A new vision of 21st century male sexuality.
In a deep meditation, I realized all the ways I had failed as a lover. It had nothing to do with foreplay, orgasms, or premature ejaculation. I had failed in lovemaking because I had taken before giving.
Once again, I’m not talking about taking orgasms before giving orgasms. A better way of putting this is that I put pleasure before healing. In essence, the body is structured to heal before partaking in pleasure, which is why foreplay is so important. But this vision goes beyond foreplay.
All humans come to us with a history. Some have a history of abuse, others a history of violence. This history includes not only a personal history, but also ancestral, cultural, and spiritual histories. Epigenetics is just starting to prove how trauma can be biologically transferred through generations.
In order to truly make love to a person or to connect with them deeply, one has to heal the traumas of the past, so the individual will feel safe in the present moment. This does not mean that you need to have a therapy session before each sexual tryst.
Much of the healing I’m referring to occurs beyond words. Many of us aren’t even aware of the ways in which we might be traumatized both personally and culturally. The first step to healing this trauma is becoming aware of how others are hurt or suffering.
When I think about my past lovers, I can see how they were suffering. Most of the women with whom I shared intimacy were very high functioning, but I can see how specific sexual events could trigger past trauma. For example, on the numerous times I had an orgasm without my partner having an orgasm, my partners’ reactions varied. One of my college girlfriends yelled at me when I came before her.
One of my lovers often told me that she didn’t think she would be able to orgasm, but she wanted me to orgasm, so without a thought, I would orgasm. I started noticing that whenever this happened, she would be withdrawn or moody afterwards, often for days.
Both these examples reveal how my lovers might have been taken advantage of in the past and any selfish behavior on my part would trigger that trauma.
After we are aware of the trauma, the next step is to start the healing process. One of the ways that I have found effective with trauma in lovemaking is the same technique Mother Teresa used to heal lepers in Calcutta—give, give, give.
It occurred to me that whenever I take orgasm or take advantage of another sexually, I’m actually re-traumatizing my lover. If she has a history of being taken advantage of, then I need to offer her a different reality until she feels safe. I need to give love, give foreplay, give tenderness, give patience, give orgasms, without taking.
This may mean that I don’t come for a very long time—days, months, years. Sounds like hell, I know, but it is actually the path to heaven. The research is clear: when we give without expecting returns we become happier, healthier, and more connected with others.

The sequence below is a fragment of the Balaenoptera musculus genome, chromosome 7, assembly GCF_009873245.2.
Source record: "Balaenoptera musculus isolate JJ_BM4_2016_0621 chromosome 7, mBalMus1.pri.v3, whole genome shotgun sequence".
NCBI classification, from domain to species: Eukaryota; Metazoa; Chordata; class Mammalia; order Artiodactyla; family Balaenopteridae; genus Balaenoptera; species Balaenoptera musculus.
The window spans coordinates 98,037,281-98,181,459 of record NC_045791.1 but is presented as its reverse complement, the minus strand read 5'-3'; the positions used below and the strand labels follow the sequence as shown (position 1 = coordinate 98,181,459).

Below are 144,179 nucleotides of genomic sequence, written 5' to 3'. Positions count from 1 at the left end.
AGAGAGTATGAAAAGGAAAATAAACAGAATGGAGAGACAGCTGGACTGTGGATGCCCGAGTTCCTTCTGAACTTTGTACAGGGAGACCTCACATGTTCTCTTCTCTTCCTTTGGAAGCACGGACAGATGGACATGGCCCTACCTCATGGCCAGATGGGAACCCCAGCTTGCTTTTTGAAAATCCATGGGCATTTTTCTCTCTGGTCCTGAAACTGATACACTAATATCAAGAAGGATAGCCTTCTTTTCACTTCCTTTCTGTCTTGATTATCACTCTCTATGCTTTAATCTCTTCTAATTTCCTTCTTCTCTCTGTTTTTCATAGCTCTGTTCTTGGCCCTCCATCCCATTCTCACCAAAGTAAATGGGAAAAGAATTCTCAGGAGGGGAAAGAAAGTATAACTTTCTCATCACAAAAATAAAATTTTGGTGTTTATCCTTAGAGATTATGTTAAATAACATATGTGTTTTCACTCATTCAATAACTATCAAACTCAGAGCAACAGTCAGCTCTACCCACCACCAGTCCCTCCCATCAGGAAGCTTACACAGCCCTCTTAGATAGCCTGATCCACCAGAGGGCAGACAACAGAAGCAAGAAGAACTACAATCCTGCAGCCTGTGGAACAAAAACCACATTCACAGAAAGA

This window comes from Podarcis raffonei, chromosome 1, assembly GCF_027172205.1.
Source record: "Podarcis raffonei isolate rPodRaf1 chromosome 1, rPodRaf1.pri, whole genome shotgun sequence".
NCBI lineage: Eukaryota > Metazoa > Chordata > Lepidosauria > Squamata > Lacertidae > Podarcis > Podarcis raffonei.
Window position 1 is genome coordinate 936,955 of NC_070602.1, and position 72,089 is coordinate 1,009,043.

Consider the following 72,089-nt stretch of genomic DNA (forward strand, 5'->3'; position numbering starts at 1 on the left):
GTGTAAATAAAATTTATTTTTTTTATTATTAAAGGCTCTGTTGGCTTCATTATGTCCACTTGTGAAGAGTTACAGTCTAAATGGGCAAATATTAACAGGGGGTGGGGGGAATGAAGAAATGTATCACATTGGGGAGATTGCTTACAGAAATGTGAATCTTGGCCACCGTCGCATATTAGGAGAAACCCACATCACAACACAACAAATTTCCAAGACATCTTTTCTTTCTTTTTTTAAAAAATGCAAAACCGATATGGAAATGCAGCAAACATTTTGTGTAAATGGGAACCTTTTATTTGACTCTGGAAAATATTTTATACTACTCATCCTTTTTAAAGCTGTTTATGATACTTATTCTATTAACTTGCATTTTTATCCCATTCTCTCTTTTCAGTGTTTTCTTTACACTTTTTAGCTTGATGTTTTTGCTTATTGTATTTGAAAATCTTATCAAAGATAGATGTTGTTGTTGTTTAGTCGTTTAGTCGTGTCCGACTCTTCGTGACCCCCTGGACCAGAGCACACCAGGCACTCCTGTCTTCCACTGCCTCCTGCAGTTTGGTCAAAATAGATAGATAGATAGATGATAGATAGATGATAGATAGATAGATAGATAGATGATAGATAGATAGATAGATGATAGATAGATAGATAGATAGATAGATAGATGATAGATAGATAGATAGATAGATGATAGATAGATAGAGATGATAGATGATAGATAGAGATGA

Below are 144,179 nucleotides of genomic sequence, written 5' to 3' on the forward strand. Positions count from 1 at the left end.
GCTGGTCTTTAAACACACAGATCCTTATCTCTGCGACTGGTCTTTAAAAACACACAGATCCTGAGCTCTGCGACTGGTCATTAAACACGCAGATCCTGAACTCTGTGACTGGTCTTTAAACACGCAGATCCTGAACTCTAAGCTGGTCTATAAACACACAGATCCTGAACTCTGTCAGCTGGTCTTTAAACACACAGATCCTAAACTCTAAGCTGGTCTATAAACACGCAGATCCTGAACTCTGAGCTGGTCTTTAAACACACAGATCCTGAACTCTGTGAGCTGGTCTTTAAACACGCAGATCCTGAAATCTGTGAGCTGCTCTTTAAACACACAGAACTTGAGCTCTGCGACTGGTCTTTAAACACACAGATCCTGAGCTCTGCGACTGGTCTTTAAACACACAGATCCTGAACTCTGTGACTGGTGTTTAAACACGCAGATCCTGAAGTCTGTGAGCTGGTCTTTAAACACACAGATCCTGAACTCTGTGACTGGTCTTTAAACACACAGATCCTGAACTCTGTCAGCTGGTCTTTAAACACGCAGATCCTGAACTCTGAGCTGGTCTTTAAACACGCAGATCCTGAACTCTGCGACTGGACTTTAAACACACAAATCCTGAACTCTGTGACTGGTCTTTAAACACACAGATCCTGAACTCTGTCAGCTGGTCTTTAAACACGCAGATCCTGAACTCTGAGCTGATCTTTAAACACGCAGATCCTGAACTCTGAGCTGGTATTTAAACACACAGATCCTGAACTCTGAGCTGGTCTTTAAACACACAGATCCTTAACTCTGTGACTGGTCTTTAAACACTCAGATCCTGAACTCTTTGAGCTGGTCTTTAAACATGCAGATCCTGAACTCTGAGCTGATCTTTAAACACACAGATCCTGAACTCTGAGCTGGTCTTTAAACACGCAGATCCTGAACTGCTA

We often believe that what we really want in life is a good orgasm, but many of us have had amazing orgasms with beautiful, sexy lovers, but we are still unhappy or unsatisfied. What we are really looking for is a deeper connection with others. By giving unconditionally to our lovers, we are not only healing their past trauma, but also deepening into a relationship that can only be described as spiritual.
Let’s be clear, just because you are only giving, does not mean that you don’t experience a tremendous amount of pleasure. The best way I can explain this is to talk about the penis. I used to think of the penis as a joy stick that when handled correctly or placed into the proper container would stimulate my body to release a flood of pleasure called orgasm.
I now see my penis as a “light wand” that has the ability to bring healing, nurturing light into the darkest of places. I am a servant to this light. When I take an orgasm, the light goes out. Of course, the light is not just in my penis; it radiates from my eyes, fingers, voice, and words. Sex is just one of the manifestations of this light.
The amazing thing is that the more I spread this light the deeper I’m healed; the safer I feel; the more love I experience; and the more joy I sense in every moment. For me, this experience of spreading light far outweighs any transient experience of orgasm. It is the difference between orgasm and rapture. Orgasm lasts a few seconds and leaves us drained. Rapture can be an endless pleasure that enlivens our very being.
The depth of healing and pleasure available in this practice is immeasurable. It is a new vision of sexuality and human relations that our world is desperately calling for.